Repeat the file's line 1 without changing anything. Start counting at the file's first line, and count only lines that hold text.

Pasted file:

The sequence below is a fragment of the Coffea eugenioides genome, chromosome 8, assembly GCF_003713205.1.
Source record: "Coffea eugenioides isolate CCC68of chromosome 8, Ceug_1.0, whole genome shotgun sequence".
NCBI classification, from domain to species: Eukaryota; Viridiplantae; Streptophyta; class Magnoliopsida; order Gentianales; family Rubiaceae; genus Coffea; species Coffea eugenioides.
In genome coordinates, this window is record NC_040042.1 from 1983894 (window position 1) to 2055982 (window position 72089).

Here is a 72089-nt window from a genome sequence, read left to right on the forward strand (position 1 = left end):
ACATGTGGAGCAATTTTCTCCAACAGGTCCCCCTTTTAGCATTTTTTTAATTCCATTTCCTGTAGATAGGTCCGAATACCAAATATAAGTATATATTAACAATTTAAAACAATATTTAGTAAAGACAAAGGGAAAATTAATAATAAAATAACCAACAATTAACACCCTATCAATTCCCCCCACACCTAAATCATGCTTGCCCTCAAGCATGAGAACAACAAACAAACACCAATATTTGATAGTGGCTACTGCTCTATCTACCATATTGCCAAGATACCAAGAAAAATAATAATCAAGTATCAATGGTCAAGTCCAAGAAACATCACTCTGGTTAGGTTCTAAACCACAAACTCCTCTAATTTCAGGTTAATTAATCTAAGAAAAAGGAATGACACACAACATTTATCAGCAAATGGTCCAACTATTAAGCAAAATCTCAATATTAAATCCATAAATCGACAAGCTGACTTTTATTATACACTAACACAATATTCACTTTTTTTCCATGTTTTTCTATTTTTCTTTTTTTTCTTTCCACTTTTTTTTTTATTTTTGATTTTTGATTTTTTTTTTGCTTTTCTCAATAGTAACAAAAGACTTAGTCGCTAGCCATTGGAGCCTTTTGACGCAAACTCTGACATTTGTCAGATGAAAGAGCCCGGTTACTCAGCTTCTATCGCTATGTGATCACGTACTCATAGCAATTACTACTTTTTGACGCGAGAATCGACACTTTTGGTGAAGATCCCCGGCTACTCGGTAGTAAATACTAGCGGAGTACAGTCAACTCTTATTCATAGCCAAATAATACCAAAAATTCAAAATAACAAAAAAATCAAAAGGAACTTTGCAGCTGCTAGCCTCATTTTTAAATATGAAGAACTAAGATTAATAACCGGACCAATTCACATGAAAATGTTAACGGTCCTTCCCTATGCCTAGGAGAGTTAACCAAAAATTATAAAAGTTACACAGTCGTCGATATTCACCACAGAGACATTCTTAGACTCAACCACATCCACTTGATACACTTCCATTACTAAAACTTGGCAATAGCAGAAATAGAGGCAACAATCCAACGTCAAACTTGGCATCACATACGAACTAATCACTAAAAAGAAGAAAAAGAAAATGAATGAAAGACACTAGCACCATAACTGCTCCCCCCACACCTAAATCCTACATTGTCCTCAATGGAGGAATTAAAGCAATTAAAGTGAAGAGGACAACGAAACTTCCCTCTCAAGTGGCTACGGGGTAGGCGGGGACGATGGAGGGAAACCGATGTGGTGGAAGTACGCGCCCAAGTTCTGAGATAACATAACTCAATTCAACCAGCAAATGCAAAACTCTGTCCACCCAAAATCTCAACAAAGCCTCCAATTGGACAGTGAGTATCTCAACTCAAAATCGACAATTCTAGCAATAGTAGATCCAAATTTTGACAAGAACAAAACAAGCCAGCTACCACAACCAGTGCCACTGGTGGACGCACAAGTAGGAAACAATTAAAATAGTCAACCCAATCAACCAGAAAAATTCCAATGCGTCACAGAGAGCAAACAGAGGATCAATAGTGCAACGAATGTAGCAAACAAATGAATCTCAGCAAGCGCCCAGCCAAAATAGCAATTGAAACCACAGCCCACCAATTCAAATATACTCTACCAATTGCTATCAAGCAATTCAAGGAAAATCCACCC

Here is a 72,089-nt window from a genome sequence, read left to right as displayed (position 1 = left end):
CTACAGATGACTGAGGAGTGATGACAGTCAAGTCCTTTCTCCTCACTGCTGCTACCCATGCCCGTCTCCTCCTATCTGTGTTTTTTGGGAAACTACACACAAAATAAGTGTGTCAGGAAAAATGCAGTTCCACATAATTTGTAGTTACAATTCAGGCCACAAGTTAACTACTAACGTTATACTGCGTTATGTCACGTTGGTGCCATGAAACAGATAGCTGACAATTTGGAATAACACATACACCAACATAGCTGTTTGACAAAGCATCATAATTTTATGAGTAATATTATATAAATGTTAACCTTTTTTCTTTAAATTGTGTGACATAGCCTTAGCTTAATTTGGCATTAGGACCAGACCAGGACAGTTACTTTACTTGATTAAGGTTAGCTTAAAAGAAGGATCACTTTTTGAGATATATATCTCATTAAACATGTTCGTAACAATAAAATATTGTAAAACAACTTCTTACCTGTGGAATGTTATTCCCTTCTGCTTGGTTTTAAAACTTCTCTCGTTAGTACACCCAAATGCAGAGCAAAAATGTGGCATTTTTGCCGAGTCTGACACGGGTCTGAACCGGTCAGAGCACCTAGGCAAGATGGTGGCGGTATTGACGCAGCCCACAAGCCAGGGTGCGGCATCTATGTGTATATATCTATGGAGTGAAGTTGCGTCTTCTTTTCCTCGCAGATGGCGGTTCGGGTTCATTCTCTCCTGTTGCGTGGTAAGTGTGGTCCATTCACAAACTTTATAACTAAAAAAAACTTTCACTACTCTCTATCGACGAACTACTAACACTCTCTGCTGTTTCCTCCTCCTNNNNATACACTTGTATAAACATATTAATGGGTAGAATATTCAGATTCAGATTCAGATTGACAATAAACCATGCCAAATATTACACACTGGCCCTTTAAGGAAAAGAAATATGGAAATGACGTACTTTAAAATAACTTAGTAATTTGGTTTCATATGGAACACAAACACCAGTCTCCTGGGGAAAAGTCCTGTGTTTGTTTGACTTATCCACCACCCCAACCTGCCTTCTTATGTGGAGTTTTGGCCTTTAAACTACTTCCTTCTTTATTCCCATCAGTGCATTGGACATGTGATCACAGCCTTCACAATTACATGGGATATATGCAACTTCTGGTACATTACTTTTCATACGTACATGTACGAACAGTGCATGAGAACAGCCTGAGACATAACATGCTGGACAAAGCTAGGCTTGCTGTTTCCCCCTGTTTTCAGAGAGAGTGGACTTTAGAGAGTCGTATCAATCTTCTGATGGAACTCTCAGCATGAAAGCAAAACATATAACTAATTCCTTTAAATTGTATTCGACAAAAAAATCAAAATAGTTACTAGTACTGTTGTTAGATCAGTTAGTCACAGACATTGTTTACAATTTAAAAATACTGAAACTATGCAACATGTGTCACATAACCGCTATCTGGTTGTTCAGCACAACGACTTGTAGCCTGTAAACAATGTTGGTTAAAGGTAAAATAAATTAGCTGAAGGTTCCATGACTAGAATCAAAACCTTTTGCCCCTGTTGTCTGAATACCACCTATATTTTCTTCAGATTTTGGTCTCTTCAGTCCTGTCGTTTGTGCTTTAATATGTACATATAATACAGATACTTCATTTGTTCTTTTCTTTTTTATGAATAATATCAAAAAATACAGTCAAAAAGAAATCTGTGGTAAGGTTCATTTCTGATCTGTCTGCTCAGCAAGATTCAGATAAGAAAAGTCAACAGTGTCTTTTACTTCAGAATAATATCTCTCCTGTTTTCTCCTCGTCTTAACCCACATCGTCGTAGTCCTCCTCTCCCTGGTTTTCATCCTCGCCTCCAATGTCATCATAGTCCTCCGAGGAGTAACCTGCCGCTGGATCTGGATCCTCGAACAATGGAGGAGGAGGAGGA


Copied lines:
The sequence below is a fragment of the Coffea eugenioides genome, chromosome 8, assembly GCF_003713205.1.